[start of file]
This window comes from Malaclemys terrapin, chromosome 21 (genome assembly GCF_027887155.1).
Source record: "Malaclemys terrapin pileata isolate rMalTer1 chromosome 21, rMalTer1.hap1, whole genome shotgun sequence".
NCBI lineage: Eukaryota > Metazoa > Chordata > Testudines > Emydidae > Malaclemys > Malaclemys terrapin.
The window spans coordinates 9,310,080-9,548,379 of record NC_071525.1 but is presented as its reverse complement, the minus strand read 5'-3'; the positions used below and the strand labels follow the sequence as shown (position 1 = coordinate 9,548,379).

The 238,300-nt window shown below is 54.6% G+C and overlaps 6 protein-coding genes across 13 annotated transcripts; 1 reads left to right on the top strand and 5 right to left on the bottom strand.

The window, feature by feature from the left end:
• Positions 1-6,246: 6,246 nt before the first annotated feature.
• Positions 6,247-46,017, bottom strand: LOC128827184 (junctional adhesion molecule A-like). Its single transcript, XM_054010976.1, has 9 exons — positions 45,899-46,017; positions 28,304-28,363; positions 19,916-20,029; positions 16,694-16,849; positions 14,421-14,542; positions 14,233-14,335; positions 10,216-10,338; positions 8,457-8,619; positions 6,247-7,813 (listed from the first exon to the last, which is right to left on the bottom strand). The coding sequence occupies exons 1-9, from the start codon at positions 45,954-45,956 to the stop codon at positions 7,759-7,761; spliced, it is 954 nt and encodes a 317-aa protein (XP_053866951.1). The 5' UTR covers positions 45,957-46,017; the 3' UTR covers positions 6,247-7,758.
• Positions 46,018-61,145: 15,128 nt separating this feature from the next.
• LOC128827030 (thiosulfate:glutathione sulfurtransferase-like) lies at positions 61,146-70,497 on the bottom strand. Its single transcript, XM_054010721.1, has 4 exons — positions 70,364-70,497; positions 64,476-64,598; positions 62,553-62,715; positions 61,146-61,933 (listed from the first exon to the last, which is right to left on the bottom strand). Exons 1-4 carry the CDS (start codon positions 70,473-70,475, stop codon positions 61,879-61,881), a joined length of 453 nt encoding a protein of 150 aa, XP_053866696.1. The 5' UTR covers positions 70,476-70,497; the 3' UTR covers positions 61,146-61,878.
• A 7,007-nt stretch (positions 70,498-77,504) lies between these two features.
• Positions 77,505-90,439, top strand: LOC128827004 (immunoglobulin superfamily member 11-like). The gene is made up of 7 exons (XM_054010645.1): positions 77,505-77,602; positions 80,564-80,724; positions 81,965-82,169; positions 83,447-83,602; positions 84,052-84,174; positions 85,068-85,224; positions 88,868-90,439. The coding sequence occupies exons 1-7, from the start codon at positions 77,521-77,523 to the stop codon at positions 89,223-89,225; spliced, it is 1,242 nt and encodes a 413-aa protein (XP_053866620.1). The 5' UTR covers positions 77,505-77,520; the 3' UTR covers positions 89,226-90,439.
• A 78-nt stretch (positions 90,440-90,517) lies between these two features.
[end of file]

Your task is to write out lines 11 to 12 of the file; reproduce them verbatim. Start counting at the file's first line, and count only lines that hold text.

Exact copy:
• A 7,007-nt stretch (positions 70,498-77,504) lies between these two features.
• Positions 77,505-90,439, top strand: LOC128827004 (immunoglobulin superfamily member 11-like). The gene is made up of 7 exons (XM_054010645.1): positions 77,505-77,602; positions 80,564-80,724; positions 81,965-82,169; positions 83,447-83,602; positions 84,052-84,174; positions 85,068-85,224; positions 88,868-90,439. The coding sequence occupies exons 1-7, from the start codon at positions 77,521-77,523 to the stop codon at positions 89,223-89,225; spliced, it is 1,242 nt and encodes a 413-aa protein (XP_053866620.1). The 5' UTR covers positions 77,505-77,520; the 3' UTR covers positions 89,226-90,439.